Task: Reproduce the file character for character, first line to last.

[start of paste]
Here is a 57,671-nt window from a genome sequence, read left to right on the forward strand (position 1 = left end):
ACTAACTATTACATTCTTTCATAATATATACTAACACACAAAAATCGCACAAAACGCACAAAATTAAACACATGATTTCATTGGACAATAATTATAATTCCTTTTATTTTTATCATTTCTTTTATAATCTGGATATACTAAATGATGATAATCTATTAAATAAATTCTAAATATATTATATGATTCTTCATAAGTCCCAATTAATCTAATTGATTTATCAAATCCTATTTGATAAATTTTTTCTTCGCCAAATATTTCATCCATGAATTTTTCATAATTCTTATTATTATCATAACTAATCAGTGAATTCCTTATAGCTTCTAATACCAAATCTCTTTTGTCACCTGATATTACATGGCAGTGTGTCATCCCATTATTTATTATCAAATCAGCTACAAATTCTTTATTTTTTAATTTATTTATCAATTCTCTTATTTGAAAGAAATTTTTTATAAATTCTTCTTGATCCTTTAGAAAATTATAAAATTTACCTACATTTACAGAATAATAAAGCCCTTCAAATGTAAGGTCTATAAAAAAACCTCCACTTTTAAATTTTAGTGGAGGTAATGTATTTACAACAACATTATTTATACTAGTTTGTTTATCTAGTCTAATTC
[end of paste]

Here is a 57,671-nt window from a genome sequence, read left to right on the forward strand (position 1 = left end):
ACTAACTATTACATTCTTTCATAATATATACTAACACACAAAAATCGCACAAAACGCACAAAATTAAACACATGATTTCATTGGACAATAATTATAATTCCTTTTATTTTTATCATTTCTTTTATAATCTGGATATACTAAATGATGATAATCTATTAAATAAATTCTAAATATATTATATGATTCTTCATAAGTCCCAATTAATCTAATTGATTTATCAAATCCTATTTGATAAATTTTTTCTTCGCCAAATATTTCATCCATGAATTTTTCATAATTCTTATTATTATCATAACTAATCAGTGAATTCCTTATAGCTTCTAATACCAAATCTCTTTTGTCACCTGATATTACATGGCAGTGTGTCATCCCATTATTTATTATCAAATCAGCTACAAATTCTTTATTTTTTAATTTATTTATCAATTCTCTTATTTGAAAGAAATTTTTTATAAATTCTTCTTGATCCTTTAGAAAATTATAAAATTTACCTACATTTACAGAATAATAAAGCCCTTCAAATGTAAGGTCTATAAAAAAACCTCCACTTTTAAATTTTAGTGGAGGTAATGTATTTACAACAACATTATTTATACTAGTTTGTTTATCTAGTCTAATTC